breakdown of steals by category. The numbers favor the Bulls,
the more aggressive defensive team, on an aggregate basis
(Chicago generated 54 points off first- and second-degree
steals, while Orlando's numbers were padded by the third-degree
variety), and particularly in Chicago's two victories (Games 2
and 4). In those games the Bulls had a total of 25 stops to the
Magic's 16 and held a significant edge in points off steals
(25-8); Chicago had just a 49-43 advantage in stops and trailed
41-38 in points off steals in the four games it lost. The
Magic's ability to match Chicago's aggression in those four
games was crucial to their success.

Which only proves that in NBA defense, crime often pays.

COLOR PHOTO: SHEEDY AND LONG Frazier (left, guarding Jerry West) set a slick-hands standard that Jordan, Anderson and other NBA stars reach for today. [Walt Frazier guarding Jerry West] COLOR PHOTO: BEN VAN HOOK [See caption above--Michael Jordan guarding Nick Anderson] TWO COLOR PHOTOS: JOHN W. MCDONOUGH (3) The thievery of Stockton (left, on Kenny Smith) and Bogues (eyeing Kevin Johnson) can't be sold short. [John Stockton guarding Kenny Smith; Muggsy Bogues guarding Kevin Johnson] COLOR PHOTO: JOHN W. MCDONOUGH (3) The Sonics' trapping style has made them tops in steals, but they haven't been super in other stats. [Overhead view of Seattle SuperSonics playing Los Angeles Lakers] THREE COLOR PHOTOS: JOHN BIEVER (3) In a playoff series rife with "stops" of all sorts, (from left) O'Neal stuffed, Grant swiped, Perdue swatted and Hardaway stood his ground. [Shot by Michael Jordan being blocked by Shaquille O'Neal, Nick Anderson shooting against Will Perdue, Scottie Pippen being guarded by Anfernee Hardaway] COLOR PHOTO: BEN VAN HOOK [See caption above--Horace Grant guarding Toni Kukoc]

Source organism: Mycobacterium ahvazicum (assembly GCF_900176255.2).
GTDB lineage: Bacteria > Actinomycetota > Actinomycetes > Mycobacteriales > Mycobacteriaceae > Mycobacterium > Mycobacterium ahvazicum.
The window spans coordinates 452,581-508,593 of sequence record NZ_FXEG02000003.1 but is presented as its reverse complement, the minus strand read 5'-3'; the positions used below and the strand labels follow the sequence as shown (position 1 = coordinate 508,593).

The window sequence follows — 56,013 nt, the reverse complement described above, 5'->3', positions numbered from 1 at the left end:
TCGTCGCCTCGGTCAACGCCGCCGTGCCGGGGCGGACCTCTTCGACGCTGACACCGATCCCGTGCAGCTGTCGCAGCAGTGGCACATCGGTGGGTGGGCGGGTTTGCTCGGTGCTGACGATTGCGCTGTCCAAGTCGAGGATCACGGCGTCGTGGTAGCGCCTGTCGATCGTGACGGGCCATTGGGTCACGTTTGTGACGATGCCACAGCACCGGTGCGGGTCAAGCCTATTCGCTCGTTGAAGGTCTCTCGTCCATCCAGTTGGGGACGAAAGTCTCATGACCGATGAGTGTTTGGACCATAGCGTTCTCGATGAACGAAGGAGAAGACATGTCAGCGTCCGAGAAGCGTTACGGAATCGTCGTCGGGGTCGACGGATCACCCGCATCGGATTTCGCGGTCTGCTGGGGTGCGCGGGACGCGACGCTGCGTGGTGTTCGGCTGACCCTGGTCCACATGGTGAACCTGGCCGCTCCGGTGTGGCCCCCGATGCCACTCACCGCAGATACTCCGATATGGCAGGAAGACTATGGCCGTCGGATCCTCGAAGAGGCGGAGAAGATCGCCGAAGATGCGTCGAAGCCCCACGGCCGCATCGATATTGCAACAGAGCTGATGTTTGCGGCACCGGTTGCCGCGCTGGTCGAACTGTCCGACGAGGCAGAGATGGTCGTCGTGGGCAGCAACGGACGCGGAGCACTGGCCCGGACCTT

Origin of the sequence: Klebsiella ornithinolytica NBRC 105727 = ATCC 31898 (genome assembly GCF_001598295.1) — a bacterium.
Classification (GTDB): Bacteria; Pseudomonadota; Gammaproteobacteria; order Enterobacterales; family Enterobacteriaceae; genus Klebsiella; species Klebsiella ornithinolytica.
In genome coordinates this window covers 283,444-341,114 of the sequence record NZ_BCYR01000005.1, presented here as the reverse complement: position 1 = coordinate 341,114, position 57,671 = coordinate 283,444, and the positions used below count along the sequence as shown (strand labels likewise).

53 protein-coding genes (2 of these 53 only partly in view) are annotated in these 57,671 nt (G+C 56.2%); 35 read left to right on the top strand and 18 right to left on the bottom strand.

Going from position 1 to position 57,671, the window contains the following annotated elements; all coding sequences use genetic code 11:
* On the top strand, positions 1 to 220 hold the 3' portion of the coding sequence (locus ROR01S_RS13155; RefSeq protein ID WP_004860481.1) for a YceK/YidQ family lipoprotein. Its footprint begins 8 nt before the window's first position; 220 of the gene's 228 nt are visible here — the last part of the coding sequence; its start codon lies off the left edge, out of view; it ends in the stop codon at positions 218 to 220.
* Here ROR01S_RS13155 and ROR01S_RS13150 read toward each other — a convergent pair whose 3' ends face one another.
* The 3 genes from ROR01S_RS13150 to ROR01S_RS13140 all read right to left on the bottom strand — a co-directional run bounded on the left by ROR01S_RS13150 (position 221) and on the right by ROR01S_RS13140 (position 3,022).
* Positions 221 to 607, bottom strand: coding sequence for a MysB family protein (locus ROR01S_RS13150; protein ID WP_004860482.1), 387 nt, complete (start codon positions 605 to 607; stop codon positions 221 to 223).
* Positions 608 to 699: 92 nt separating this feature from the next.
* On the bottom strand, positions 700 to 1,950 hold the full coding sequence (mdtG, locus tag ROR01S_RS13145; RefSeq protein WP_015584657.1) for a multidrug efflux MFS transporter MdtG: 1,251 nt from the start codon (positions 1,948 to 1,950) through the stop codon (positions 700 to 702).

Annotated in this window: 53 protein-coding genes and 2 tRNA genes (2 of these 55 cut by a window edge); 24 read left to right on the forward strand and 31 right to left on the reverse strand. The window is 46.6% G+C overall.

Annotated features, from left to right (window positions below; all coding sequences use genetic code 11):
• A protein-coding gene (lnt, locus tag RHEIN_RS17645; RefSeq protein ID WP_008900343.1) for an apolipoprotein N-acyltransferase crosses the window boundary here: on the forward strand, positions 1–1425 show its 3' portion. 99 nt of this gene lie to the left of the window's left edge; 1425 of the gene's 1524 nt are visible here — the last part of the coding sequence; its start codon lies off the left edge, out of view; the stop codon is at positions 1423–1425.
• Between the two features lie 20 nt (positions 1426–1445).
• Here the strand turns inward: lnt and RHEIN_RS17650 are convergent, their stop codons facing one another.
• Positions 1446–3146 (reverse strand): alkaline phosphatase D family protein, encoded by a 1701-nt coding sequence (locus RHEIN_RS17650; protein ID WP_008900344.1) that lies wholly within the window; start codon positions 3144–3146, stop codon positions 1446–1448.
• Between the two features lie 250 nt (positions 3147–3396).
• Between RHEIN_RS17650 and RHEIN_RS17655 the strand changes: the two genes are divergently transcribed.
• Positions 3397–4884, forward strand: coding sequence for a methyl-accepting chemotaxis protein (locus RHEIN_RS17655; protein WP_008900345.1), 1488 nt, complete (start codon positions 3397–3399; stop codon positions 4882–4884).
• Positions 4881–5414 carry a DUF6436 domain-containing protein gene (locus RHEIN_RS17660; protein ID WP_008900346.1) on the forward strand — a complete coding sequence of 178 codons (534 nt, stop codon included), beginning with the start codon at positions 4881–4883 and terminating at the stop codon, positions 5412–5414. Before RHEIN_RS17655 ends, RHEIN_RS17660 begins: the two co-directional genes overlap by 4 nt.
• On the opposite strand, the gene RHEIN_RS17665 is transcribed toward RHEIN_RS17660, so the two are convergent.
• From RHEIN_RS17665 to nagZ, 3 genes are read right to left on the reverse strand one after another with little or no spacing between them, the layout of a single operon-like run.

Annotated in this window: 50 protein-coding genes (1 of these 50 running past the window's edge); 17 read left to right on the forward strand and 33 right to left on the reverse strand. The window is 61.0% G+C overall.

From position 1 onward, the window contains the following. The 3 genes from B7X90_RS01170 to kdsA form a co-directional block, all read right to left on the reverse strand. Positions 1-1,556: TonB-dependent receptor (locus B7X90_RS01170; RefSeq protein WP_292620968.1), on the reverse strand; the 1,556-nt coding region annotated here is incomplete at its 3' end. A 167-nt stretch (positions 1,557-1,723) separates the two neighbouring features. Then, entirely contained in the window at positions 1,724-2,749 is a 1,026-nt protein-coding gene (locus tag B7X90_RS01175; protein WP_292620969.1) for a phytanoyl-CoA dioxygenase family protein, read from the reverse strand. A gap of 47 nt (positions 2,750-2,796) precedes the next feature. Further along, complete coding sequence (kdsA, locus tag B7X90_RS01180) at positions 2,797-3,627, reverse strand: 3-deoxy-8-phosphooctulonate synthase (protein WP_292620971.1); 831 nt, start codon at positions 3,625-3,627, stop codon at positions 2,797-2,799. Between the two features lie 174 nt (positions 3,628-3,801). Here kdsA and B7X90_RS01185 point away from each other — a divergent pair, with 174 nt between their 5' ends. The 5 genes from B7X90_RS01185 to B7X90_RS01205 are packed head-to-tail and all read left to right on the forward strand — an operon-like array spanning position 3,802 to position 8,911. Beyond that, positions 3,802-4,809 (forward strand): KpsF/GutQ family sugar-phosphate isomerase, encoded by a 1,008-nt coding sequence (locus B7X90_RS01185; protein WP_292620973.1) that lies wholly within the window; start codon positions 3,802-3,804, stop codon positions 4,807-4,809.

BASKETBALL'S TWO-FACED STAT

Statistically speaking, the steal has its good points and its
bad points; as the tables below indicate, the value of the
steal and its merit as a stat are subject to question.

THE CASE FOR

Do steals translate into victories? Looking at the numbers, one
would have to say yes, they do, at least indirectly. Over the
past 15 seasons the team that had more steals in a game than its
opponent won nearly 60% of the time (that percentage increased
in each of the past five years), and a team that had at least
five more steals than its opponent won those games at a .676
clip. It's also worth noting that for each season the winning
percentage in the second category is higher than in the first.

More steals At least five more
than opponent steals than opponent

W L Pct. W L Pct.

1994-95 607 382 .614 200 87 .697
1993-94 615 396 .608 262 108 .708